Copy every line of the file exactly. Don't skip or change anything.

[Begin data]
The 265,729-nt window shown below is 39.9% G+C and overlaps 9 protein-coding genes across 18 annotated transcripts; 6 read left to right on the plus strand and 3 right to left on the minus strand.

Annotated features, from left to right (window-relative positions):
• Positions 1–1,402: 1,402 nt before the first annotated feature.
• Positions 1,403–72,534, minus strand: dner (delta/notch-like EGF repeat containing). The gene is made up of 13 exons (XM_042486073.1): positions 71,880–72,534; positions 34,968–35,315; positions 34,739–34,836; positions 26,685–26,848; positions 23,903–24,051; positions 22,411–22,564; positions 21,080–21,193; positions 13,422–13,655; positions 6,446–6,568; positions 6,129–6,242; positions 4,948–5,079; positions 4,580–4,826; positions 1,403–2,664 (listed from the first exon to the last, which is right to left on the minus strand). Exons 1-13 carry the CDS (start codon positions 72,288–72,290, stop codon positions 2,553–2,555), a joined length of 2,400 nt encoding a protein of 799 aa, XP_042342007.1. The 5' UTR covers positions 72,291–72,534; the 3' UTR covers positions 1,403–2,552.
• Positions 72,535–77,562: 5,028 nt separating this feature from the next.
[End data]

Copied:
The 265,729-nt window shown below is 39.9% G+C and overlaps 9 protein-coding genes across 18 annotated transcripts; 6 read left to right on the plus strand and 3 right to left on the minus strand.

Annotated features, from left to right (window-relative positions):
• Positions 1–1,402: 1,402 nt before the first annotated feature.
• Positions 1,403–72,534, minus strand: dner (delta/notch-like EGF repeat containing). The gene is made up of 13 exons (XM_042486073.1): positions 71,880–72,534; positions 34,968–35,315; positions 34,739–34,836; positions 26,685–26,848; positions 23,903–24,051; positions 22,411–22,564; positions 21,080–21,193; positions 13,422–13,655; positions 6,446–6,568; positions 6,129–6,242; positions 4,948–5,079; positions 4,580–4,826; positions 1,403–2,664 (listed from the first exon to the last, which is right to left on the minus strand). Exons 1-13 carry the CDS (start codon positions 72,288–72,290, stop codon positions 2,553–2,555), a joined length of 2,400 nt encoding a protein of 799 aa, XP_042342007.1. The 5' UTR covers positions 72,291–72,534; the 3' UTR covers positions 1,403–2,552.
• Positions 72,535–77,562: 5,028 nt separating this feature from the next.